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assured shorthold tenancy

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« on: October 16, 2020, 11:50:27 PM »

Let me start with the apologies. Sorry if this has already been asked before, and sorry if some of you think it's a daft question. If it's one thing I've learnt being a Landlord is to not take anything for granted, and for that reason I'm putting a question to you that although the answer should be simple, I have a feeling that in practice it's not.

Assuming that all bases have been covered, that is deposits being deposited, tenancy agreement, all appropriate certificates, and the guide explaining how to rent, at the end of the 6 month AST will the tenant have to leave?
Do I have to write to them to remind them of the when the tenancy ends? Do I have to confirm that I wish them to vacate the premises and that I do not wish to continue with a periodic tenancy?

I did try to find information on this, but all sites are biased towards the tenant. I was unable to find any help or assistance a landlord, which is very biased.

Thank you for any help you can offer.    .
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« Reply #1 on: October 17, 2020, 12:03:48 AM »

No. If a fixed term AST ends through effluxion of time, and the tenant continues to live there, a periodic tenancy (with a period equals to how often rent was required to be paid) automatically arises. There is nothing a landlord can do to stop that from happening.

The only way for a landlord to evict a tenant is to serve any notice required, go to court for an order for possession, and then have that order executed by county court bailiffs or High Court enforcement officers.
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« Reply #2 on: October 18, 2020, 10:40:22 AM »

Maybe I havenít explained myself properly, but I struggling to explain any better.

The AST is for 6 months.
The 6 months hasnít expired, in other words it hasnít become a rolling tenancy.
I want the tenancy to be ONLY for the 6 months.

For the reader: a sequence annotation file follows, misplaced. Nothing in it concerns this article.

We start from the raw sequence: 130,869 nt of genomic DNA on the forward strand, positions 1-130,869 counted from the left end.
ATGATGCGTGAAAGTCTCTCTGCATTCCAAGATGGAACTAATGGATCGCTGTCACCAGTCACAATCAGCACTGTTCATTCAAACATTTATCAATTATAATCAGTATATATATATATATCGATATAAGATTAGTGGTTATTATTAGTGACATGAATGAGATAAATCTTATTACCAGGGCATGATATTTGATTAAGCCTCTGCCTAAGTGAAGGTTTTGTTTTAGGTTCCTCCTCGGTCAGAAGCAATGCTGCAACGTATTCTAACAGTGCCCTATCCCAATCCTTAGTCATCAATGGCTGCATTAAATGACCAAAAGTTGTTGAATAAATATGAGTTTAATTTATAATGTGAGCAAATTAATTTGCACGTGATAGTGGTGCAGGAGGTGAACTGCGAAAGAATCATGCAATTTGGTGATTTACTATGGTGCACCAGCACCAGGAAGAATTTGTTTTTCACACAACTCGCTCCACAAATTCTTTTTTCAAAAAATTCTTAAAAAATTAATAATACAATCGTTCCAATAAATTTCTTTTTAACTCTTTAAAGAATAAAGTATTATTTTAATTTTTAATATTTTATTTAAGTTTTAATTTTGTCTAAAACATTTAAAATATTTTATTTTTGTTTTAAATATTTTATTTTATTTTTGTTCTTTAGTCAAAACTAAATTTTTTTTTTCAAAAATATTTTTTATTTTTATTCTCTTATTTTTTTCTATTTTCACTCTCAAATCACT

At the end of the period (6 months) will the tenancy just end and the tenant have to leave, or do I have to reiterate that the tenancy will be ending and that I do not intend to renew.

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« Reply #3 on: October 18, 2020, 11:44:47 AM »

Maybe I havenít explained myself properly

Nothing in your clarification changes my reply.

I want the tenancy to be ONLY for the 6 months.

The tenancy will only be for the 6 months fixed term, unless it's ended earlier. Doesn't changes the fact that a periodic tenancy can and will arise afterwards if the tenant stays.

At the end of the period (6 months) will the tenancy just end and the tenant have to leave

The 6 months fixed term tenancy will end after 6 months. The tenant however do not have to leave.

or do I have to reiterate that the tenancy will be ending and that I do not intend to renew.

You can reiterate all you want to the point of harassment, wouldn't change the law.

Again, if the tenancy ends, and it wasn't through court or tenant's own action, i.e. execution of a court order or tenant's notice to leave, then so long as the tenant is still there, then by law, a periodic tenancy must and will arise. There is nothing a landlord can do to stop that from happening.
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« Reply #4 on: October 22, 2020, 10:33:06 PM »

Sorry for late reply. I have to ask then, what is the point of writing up a 6 month AST? If the tenant can refuse to leave. Unless Iím missing something, the tenancy agreement isnít worth the paper itís written on. 
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« Reply #5 on: October 23, 2020, 11:30:40 AM »

The point of most arrangements is more real-world than your situation... most Landlords want Tenants to be long-term, most Tenants want to be long-term. There are people who move around for various reasons, but the initial 6 month fixed term AST is a starter-for-ten (years)... actually starting an AST with the intention of ending it dead on the 6 months would be quite a strange (not entirely normal) scenario... especially if you're talking about a normal property... house where a couple or family might live. These people don't, ideally, want to be upping-and-moving every 6 months... the costs would be prohibitive. The point of the 6 month is that it does allow a Landlord to commence proceedings to end a tenancy much earlier (about 6 months earlier) than a 12 month fixed term AST... or about 18 months earlier than a 2 year AST... but if the Tenant stays beyond the end date, a new (but the same) tenancy arises, that is then periodic... and many Landlords like this because there's no strict fixed term any more - providing them the flexibility of (what used to be) at least 2 months notice to evict, even without having to give any reason at all.